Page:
tent to commit an offense, he, as many ill-advised persons would under the circumstances, left the military rendezvous, upon the assumption that his enlistment· was void, and that he could not be detained in the service. It is not claimed in this case that charges have been preferred against this man for any military offense, or that a court has been organized to try him. The most that can be said is that if the proper officers see fit to prefer charges against him for desertion, he may be tried; but this, I am of opinion, does not divest this court of jurisdiction to discharge him on habeas corpus if he was not legally enlisted. This question was very fully discussed by Mr. Justice CLIFFORD in the case of Seavey v. Seymour, 3 Cliff. 439, and it was there held that, although it ismade the duty of the secretary of war to discharge any person illegally enlisted as a soldier, that delegation of power to the secretary of war did not deprive the courts of the power to discharge under writ of habeas corpus, this writ being the, remedy prescribed by the constitution for any illegal restraint of personal liberty. . I am, therefore, of opinion that the relator is illegally held in custody by these respondents, and should be discharged.
«(Jircuit (Jour', D. (Jalifurnia.
September 24, 1883.)
TREATms AND LAWS-CONFLICTING PROVISIOKS.
A.n act of congress upon a subject within its legislative power Is as binding upon the courts as a treaty on the same subject. Both are binding, except as the latter one conflicts or interferes with the former. Whether a treaty has been violated by our legislation so as to be the. proper occasion of complaint by a !.)reign government, is not It judicial question. To the courts,it is simply the case of conflicting laws, the last modifying or superseding the earlier.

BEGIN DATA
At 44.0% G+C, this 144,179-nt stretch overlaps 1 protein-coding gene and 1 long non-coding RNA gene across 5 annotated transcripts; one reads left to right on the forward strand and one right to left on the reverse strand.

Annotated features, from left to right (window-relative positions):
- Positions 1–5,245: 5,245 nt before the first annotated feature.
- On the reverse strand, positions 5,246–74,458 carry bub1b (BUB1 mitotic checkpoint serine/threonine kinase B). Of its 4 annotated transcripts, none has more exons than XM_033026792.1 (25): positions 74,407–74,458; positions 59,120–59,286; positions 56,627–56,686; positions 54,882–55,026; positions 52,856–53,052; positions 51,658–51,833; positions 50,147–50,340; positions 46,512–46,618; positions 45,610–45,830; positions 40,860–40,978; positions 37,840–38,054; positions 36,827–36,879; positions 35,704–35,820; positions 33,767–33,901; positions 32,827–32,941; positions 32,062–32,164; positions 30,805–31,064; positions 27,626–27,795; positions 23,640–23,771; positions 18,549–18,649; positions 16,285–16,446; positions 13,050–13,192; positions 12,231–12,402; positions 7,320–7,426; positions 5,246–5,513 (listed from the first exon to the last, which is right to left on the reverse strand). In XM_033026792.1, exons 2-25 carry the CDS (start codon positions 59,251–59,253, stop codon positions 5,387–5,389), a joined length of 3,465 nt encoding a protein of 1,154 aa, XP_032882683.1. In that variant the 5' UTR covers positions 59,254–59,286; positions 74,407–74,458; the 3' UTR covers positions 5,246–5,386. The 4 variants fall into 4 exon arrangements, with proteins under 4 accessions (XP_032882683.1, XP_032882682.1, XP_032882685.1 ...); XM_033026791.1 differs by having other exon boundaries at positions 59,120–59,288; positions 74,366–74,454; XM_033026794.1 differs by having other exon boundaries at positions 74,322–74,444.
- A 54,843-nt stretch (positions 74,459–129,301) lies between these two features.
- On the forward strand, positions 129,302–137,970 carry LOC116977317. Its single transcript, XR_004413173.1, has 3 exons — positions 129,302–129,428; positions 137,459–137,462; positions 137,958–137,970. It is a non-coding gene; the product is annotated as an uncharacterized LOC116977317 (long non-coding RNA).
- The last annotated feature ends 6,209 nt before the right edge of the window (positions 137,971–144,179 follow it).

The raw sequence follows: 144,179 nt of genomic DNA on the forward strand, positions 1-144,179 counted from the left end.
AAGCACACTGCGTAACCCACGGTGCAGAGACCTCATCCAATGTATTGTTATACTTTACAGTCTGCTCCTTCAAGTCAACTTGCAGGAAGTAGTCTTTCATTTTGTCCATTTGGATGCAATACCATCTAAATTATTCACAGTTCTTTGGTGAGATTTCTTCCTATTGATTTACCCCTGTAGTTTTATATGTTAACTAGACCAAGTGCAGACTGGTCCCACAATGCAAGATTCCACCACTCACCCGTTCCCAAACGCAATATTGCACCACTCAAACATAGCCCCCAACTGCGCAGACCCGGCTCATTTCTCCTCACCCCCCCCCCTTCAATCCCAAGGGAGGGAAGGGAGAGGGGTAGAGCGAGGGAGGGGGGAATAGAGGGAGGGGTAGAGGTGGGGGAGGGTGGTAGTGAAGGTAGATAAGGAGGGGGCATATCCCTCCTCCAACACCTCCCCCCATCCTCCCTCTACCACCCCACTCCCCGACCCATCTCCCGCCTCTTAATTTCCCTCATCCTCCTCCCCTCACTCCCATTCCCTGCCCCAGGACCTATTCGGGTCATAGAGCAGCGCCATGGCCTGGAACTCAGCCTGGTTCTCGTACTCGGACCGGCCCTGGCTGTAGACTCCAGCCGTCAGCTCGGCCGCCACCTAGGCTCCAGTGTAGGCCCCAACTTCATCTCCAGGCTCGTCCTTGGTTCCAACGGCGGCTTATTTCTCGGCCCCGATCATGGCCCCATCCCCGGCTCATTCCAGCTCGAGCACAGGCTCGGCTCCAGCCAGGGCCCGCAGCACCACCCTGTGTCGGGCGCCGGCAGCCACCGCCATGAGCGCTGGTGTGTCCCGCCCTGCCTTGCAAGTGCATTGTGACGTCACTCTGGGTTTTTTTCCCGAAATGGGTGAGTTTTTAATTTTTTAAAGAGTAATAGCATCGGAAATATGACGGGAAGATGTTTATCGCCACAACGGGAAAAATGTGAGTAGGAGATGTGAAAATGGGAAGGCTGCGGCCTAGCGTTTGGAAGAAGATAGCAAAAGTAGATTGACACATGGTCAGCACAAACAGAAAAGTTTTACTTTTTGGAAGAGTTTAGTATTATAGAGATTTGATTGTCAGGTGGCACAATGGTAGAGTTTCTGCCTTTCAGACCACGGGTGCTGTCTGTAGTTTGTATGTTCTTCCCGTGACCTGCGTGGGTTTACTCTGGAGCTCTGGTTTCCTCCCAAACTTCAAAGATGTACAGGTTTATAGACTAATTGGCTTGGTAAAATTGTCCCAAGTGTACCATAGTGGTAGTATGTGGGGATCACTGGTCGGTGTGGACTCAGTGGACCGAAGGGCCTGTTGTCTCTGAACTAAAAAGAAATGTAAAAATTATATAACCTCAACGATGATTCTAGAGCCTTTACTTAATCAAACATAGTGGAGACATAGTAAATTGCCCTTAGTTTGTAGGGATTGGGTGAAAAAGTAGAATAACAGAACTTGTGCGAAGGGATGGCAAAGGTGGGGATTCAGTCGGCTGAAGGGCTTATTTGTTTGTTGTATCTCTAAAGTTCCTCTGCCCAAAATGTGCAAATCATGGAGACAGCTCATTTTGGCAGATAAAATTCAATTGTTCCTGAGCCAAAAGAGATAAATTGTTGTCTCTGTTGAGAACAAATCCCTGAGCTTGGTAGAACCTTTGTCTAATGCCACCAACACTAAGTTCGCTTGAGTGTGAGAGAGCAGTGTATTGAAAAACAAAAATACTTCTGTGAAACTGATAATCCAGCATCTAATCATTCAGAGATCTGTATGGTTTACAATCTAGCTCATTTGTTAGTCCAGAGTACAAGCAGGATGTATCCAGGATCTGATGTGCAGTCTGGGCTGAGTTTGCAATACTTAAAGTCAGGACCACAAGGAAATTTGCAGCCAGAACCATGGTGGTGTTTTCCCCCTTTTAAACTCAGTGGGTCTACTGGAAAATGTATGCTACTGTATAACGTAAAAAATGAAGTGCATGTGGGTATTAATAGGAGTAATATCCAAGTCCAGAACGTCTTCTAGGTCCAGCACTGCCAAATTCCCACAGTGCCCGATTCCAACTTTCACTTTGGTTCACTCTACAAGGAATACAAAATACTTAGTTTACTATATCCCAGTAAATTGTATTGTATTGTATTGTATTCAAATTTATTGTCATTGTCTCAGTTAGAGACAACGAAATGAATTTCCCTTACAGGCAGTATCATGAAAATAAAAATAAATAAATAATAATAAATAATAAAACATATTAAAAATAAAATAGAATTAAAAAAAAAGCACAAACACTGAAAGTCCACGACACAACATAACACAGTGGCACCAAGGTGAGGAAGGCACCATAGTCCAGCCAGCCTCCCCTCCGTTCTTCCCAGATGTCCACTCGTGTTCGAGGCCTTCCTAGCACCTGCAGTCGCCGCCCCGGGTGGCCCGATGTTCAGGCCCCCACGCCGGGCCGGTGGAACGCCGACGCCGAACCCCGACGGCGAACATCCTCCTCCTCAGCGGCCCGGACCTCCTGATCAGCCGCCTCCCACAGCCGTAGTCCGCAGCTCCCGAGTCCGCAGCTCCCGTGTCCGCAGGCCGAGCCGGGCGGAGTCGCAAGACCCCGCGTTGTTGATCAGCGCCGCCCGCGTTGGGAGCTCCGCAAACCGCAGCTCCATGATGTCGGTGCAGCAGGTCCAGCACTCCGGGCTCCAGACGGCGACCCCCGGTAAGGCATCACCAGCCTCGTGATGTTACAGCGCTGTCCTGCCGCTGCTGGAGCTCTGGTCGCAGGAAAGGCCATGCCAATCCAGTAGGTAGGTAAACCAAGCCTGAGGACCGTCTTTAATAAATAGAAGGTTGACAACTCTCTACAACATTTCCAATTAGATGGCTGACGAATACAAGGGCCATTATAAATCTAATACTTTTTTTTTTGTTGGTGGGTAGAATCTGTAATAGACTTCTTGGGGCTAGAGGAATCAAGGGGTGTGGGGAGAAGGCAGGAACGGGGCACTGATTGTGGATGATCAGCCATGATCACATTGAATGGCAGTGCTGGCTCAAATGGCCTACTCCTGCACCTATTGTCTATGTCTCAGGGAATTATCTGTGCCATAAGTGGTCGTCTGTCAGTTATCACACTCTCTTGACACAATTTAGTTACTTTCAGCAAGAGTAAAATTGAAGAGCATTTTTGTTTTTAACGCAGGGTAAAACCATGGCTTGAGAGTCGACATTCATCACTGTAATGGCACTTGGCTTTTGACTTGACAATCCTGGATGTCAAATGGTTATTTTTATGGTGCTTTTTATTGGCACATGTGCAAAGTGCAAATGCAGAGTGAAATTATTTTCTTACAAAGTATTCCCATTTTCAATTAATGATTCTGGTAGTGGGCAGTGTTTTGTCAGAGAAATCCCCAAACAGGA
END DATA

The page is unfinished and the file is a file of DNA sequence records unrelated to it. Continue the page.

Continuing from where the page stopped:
CHINESE fMMIGRATION-BRITISH SUBJECTS.
A Chinese laborer, born on the Island of Hong Kong after its cession to Great Britain, is within the provisions of the act of congress of May 6, 1882, restricting the immigration of Chiuese laborers to the United States. The purpose of the act was to exclude laborers coming from China subject to the stipulations of the treaty of 1880 with that country, and to exclude laborers of the Chinese race comifig from any other part of the world.
Habeas Oorpus. Van Duser ,x Tea't'e, for petitioner. I. E. McElrath, for captain of vessel.
United States District Attorney, for collector of port. Before FIELD, Circuit Justice, and SAWYER, Circuit Judge. FIELD, Justice. The petitioner sets forth that he is unlawfully restrained of his liberty, and detained on board of the steam-ship Oceanic by its captain, in the harbor of San Francisco; and that the
IN RE AH LUNG.